Keynes In The Long Run
Niall Ferguson's suggestion that John Maynard Keynes was concerned only with the present doesn't stand up to scrutiny, argues Paul Lay.
‘The long run is a misleading guide to current affairs. In the long run we are all dead,’ wrote John Maynard Keynes in his 1923 work, A Tract on Monetary Reform.
Though rarely quoted in full, it is the utterance for which the great economist is both best known and most damned. An assertion of the primacy of the present over the past and the future, it is often contrasted with Edmund Burke’s definition of society as ‘a partnership not only between those who are living, but between those who are dead, and those who are to be born’. There can be little doubt that Keynes’ elevation of a permanent present has been one of the most influential and enduring ideas of the postwar West, especially resonant in the 1992 US presidential campaign slogan of Bill Clinton – the ultimate babyboomer, of appetites to be quenched here and now – ‘it’s the economy, stupid’. Coined by the strategist James Carville, the phrase took on its own life as a ‘snowclone’ and stands as the motif of the reckless pursuit by too many western governments of short-term prosperity at the price of long-term pain, which sowed the seeds of the current world economic crisis, following the banking collapse of 2008.
Quite why – or, indeed, whether – Keynes embraced such a ‘short-termist’ world view is a question in need of an answer, for which the starting point should be the work of his biographer, Robert Skidelsky. It certainly did not stem from the fact that he ‘was a homosexual and had no intention of having children’, a ‘stupid and tactless’ argument made last month by the Harvard historian Niall Ferguson, for which he offered a swift and dignified apology. Apart from the daft idea that gay men and lesbians have no interest in the past or the future, it doesn’t appear to be at one with Keynes’ life. His marriage in 1925 to the ballerina Lydia Lopokova appears to have been a sexually active one: Skidelsky claims that Lopokova miscarried Keynes’ child, though others have disputed this, suggesting that their childlessness may be explained by the fact that Lopokova, while a star of the Ballets Russes, had endured damaging abortions, while Keynes was already middle aged when they married, and maintained a bisexual lifestyle.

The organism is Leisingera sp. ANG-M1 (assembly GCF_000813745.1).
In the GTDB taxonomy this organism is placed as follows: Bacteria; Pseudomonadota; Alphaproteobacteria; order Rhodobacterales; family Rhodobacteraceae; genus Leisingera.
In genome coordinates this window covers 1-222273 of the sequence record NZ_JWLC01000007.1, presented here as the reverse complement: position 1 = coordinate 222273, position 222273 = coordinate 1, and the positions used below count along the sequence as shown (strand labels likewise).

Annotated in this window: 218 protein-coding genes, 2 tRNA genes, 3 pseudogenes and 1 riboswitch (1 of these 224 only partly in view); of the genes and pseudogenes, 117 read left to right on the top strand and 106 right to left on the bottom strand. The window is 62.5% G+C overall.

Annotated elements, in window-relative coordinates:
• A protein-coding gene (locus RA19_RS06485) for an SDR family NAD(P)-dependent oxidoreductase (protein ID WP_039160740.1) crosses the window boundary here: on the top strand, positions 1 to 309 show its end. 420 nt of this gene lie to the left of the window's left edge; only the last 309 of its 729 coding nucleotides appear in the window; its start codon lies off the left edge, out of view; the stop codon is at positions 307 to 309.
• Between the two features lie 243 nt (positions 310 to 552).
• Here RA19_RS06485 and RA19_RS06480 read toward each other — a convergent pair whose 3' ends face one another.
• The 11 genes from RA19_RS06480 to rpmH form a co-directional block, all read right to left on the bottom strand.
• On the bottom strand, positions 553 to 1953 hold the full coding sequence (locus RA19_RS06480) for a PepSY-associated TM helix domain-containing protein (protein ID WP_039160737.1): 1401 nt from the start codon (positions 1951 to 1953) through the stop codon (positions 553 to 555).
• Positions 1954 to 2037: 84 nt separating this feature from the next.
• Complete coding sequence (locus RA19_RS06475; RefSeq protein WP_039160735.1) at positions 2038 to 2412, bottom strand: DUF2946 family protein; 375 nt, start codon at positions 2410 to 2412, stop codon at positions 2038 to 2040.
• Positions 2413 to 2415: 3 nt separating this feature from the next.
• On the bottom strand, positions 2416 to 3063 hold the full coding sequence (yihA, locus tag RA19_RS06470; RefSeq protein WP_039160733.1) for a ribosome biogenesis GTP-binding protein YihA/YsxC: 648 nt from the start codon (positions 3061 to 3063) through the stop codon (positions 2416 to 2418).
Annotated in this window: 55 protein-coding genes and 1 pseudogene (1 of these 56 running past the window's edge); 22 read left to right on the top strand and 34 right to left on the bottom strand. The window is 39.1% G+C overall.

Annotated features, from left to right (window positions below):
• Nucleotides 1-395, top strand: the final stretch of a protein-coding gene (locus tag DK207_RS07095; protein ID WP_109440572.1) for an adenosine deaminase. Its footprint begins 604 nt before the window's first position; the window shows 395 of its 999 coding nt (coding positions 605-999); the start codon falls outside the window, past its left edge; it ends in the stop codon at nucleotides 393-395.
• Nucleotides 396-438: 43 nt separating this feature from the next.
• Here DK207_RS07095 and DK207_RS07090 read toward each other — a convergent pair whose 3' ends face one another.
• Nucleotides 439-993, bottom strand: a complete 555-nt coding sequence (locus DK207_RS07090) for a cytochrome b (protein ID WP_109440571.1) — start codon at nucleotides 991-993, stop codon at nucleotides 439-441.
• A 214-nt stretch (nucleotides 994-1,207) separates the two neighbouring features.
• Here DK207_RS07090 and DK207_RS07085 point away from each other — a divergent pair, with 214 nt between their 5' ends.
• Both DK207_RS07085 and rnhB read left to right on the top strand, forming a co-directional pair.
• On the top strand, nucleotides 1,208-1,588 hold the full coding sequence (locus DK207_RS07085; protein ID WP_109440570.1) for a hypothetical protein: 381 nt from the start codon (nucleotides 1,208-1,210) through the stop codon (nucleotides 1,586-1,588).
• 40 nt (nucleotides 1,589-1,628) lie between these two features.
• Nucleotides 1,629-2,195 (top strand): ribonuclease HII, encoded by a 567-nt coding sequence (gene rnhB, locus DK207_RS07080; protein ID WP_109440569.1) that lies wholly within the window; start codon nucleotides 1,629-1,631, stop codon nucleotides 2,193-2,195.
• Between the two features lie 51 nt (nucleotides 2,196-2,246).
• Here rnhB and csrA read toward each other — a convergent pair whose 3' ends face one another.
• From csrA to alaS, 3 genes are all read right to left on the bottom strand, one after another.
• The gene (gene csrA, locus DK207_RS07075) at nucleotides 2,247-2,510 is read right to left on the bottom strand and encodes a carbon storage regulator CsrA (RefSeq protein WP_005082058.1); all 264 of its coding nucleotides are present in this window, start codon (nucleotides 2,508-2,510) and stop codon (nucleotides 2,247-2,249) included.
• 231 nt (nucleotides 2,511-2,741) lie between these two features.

Keynes is in many ways an unattractive man, a fact confirmed by Benn Steil’s article in our June issue on his role in the Bretton Woods negotiations of 1944, where his intellectual arrogance, diplomatic ineptitude and patronising approach to the ascendant Americans were on prominent display. Yet the idea that Keynes was concerned only with the present takes a battering at Bretton Woods. He was by then 60, relatively old for the time, having suffered chronic heart trouble for many years. Yet he immersed himself in the reordering of the postwar world and, in particular, its economic institutions, the International Monetary Fund and the World Bank, that bear so much of his personal stamp. Two years later he was dead, worn out by his participation in the negotiations leading to the creation of a new world order for the benefit of generations yet unborn. Scholars will continue to make judgments about Keynes’ contribution to the effort, but off the cuff soundbites, to which even the best celebrity historians are prone, contribute little.